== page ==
Thursday, May 24, 2012

The Red Garden by Alice Hoffman

This book is actually a collection of short stories. Although all the stories take place in the same town and characters are connected through genealogy - each chapter is its own entity.

Moving chronologically through time, The Red Garden, begins with the founding of Blackwell, Massachusetts and moves up to the present. Each chapter (or story) jumps forward in time so as you meet new characters, you watch the town of Blackwell develop. That is actually the most fascinating aspect of this collection - how the town grows and changes as the book goes on. You see how real events become town folklore as time goes by, how names of places change over time, and how events that felt so significant in the moment fade from generation to generation.

I liked the town better than most of the people in it. I found some characters simply uninteresting and wasn't vested in their stories. At times I felt the stranger aspects of the stories (because nothing is totally simple with a Hoffman character) to be forced and uncomfortable. The narrative gets a little inconsistent too as we move into modern times. The greatest character is, in fact, the red garden itself, which sits in the back of the Founders' House and survives throughout the entire arc of time. The garden seems to hold some magic infused into it by the heavy emotions, Hallie, one of the founders, experienced while living there. Characters' interactions with the garden felt the most powerful.

Mostly, this was an interesting book about all that one town can survive - tragedies, heartaches, miracles, love, and families - and for that this is a pretty good book.

Monday, May 14, 2012

Love and Other Impossible Pursuits by Ayelet Waldman

Let me start off by saying I really liked this book. Despite the fact that all the characters are sad and/or distraught, despite the fact that a horrifically tragic event takes place - the writing is simply amazing. The book is so vivid without being wordy. Sentences are expertly strung together to create a completely engaging story even while you cringe through the scenes.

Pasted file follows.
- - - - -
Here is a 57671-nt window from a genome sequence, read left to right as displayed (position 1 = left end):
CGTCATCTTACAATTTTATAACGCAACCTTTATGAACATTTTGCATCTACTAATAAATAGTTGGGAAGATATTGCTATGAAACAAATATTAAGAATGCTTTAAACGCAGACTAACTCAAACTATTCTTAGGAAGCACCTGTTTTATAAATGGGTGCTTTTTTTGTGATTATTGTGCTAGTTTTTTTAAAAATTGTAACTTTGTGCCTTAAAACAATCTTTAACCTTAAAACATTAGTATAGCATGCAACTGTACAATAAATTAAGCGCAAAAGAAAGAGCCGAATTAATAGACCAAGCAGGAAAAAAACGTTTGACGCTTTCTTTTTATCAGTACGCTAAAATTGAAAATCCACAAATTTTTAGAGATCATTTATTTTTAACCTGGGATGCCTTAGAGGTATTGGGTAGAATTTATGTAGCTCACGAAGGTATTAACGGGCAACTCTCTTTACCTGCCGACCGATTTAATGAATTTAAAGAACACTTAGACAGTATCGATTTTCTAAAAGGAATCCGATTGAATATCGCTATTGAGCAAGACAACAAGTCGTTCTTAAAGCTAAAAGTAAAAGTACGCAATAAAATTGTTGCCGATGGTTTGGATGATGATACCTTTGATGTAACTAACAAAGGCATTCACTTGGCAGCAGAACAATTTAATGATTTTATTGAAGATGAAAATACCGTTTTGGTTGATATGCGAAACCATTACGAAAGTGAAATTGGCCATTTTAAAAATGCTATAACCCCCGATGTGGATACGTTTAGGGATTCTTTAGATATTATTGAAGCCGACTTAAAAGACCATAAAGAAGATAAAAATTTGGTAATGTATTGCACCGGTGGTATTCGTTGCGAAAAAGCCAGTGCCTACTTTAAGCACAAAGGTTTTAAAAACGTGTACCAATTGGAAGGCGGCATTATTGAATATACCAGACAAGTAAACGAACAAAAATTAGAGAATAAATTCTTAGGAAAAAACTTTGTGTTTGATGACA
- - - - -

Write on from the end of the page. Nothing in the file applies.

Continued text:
I say all this first so the plot won't dissuade you from reading this book. Don't miss out because you're worried about the story being a downer.

The book begins in the middle of Emilia's story. She's already ended a marriage in order to create her own love story, becoming the hated step-mother in the process. Once a successful lawyer, Emilia is now an aimless soul who has just lost her own daughter to SIDS. In heavy mourning, Emilia is struggling to re-center herself while trying to connect with her five-year-old stepson. Not an easy thing to do when being around children plummets her deeper into the well of depression.

So, I wasn't kidding about this being a sad book, but it's not a depressing book. Emilia is just lost. She has too much to process and lacks the confidence to face it all head-on. This all makes Emilia feel human, feel real. It's not hard to connect on some level with her. Actually, all Waldman's characters are like this. Even William, the overly-informative stepson is described so clearly that you're able to get into this head just a little.

This is a book about compassion rather than despair and I really liked how reading it made me feel.

As a side note, Waldman is married to another amazing writer, Michael Chabon. If you've never read The Amazing Adventures of Kavalier and Clay run, don't walk, and get a copy NOW!